An intense hailstorm – which rained down on Canberra a shower of ice the size of golf balls – has caused significant damage to CSIRO’s Black Mountain laboratory.
CSIRO reported damage to nearly all 65 glasshouses located at Black Mountain, home to a significant proportion of the organisation’s agricultural experimental research. CSIRO also reported additional damage to vehicles, buildings and solar panels across the site.
“The hailstorm in Canberra has come at a time when CSIRO’s research capabilities are fully extended, including in assisting our nation in response to the bushfire crisis,” Staff Association Sam Popovski said.
“That’s why the Staff Association has written to Science Minister Karen Andrews concerning the damage caused to CSIRO infrastructure and experimentation in Canberra and requesting urgent consideration of extraordinary financial support from the Federal Government.”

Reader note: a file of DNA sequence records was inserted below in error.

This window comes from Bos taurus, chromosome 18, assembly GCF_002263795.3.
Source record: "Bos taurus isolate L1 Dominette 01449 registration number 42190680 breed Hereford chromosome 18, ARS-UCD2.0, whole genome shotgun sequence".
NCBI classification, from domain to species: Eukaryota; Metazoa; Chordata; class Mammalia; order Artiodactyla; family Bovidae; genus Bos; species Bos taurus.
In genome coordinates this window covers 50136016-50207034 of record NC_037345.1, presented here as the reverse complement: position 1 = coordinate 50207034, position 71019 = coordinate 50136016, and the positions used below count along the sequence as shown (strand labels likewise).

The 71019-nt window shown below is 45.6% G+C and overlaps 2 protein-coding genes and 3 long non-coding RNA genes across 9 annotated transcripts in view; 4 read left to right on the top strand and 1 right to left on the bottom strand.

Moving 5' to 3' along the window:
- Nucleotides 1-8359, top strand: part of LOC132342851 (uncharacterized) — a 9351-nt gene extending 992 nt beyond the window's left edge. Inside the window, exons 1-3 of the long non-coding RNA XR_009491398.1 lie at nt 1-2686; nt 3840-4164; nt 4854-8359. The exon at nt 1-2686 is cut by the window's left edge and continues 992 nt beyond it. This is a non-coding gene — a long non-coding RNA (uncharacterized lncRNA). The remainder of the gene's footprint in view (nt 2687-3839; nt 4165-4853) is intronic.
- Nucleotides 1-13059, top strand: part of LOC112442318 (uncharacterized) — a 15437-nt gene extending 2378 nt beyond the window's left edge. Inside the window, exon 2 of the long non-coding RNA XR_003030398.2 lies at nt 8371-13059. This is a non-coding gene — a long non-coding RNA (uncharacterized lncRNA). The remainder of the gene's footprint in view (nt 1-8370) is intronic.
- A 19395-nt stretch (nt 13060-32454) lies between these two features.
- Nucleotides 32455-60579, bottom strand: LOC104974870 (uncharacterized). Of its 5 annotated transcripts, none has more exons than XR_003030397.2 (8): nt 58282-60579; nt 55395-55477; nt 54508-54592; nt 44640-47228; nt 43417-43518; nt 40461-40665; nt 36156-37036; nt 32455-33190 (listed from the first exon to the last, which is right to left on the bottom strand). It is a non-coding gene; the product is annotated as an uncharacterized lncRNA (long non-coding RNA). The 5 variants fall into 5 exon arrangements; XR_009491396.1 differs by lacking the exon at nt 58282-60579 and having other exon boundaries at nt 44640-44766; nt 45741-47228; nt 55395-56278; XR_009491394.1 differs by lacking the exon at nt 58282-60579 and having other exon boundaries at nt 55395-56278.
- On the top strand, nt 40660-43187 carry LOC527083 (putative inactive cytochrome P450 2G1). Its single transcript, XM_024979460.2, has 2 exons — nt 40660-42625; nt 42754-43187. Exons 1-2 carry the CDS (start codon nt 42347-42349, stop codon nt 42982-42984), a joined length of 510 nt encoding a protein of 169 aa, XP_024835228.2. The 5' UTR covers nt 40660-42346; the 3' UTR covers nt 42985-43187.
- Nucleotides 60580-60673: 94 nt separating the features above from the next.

Two key pieces of Australia’s radio astronomy infrastructure will receive new technology with CSIRO managed facilities in Parkes and Narrabri to receive a funding increase.
The grants are made available through the Linkage Infrastructure, Equipment and Facilities (LIEF) program, managed by the Australian Research Council.
“This boost for CSIRO space science in Parkes and Narrabri is very welcome, especially given the pressure over years of funding and job cuts,” Staff Association Secretary Sam Popovski said.
As CSIRO staff return to work following the summer break, formal bargaining negotiations recommence today between Staff Association and CSIRO representatives.
The Staff Association extends its best wishes to all members in the new year, particularly those impacted by the Australian bushfires. We also acknowledge members that have volunteered and supported others in our community. Please contact the Staff Association on email@example.com if you require assistance on leave entitlements and rights.